Shortly after graduation from college I was offered a job with a company that tests and analyzes our nations many smokestacks for various types of air pollutants. At first I was hesitant of accepting the job because I very afraid of working around heights which the job required. I decided to give it a shot. For the next two years I spent my time on the stacks of some of our countries larges coal fired power plants and waste incinerators. When I was not working on a smokestack I typically spent my time in airports and on airplanes traveling from east coast to west coast and all places in between.
On the early morning of September 10, 2001 I boarded a 6:00 AM flight from Chicago O’Hare International airport bound for Ft. Lauderdale, FL. I got on the airplane with little concern other than other than taking a nap as soon as I found my seat. Little did I know that in approximately 24 hours the normal business of air travel would be changed forever? The events of September 11, 2001 unfolded like a nightmare for everyone. I cannot begin to imagine the fear in the passengers on those four airplanes and the fear in people in the buildings that were hit. Air travel was suspended indefinitely, and people were living in a state constant of fear of what would happen next. There were no planes in the air for a few days, which seemed very strange because we were working near the airport that week, and had grown accustomed to planes constantly flying over as we worked on the stack. When flights resumed and I headed back to Chicago there was hardly anybody on the airplane. People were afraid and so was I.
Over time things seem to get back to normal in the travel business, but normal was different than it was before. Now normal meant long lines, increased security, increased flight delays, and different colors of travel alert levels (I’m still not sure what any of those mean?). All of a sudden getting on an airplane for a cross-country work trip or vacation was not as convenient. I boarded airplanes I had other concerns running through my mind. I had become afraid flying just as I had been of stacks before.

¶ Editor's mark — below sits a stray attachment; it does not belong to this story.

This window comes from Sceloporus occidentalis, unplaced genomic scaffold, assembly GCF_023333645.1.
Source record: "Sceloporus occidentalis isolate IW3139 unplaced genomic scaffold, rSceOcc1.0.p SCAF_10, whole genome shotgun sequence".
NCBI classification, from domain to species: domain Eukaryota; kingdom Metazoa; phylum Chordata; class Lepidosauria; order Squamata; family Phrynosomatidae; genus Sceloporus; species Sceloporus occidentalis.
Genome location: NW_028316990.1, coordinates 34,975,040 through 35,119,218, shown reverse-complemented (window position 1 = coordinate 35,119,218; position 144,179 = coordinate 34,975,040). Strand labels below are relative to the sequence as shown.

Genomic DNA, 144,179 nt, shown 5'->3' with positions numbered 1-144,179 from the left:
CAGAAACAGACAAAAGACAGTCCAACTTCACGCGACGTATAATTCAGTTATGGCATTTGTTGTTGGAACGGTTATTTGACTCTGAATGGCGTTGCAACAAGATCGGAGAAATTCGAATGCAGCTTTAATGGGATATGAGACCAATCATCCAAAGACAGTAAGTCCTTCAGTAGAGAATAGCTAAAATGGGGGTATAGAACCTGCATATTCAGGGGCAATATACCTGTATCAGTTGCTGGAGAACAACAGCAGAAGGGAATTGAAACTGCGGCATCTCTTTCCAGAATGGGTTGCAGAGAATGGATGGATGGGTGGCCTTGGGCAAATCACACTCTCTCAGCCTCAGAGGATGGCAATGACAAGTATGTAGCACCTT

I believe that the only way to manage such a fear is to give it a shot, and resume traveling as we once did before. There will continue to be the long lines and increased security, but I also believe air travel can and will get better. The long lines will not seem so long anymore and the security will not seem to be so much of a hassle. I now work in an office and don’t do much flying anymore. I believe that next time I board an airplane at 6:00 AM I will be concerned with finding my seat and taking a nap. When I climbed my first stack I was just a green kid and fearful of the unknown. Now that I’ve tried it and made it through uninjured I know that it’s safe. I believe that this experience that has changed my life and allowed me to put my fears into perspective, and realize that many fears are just that.
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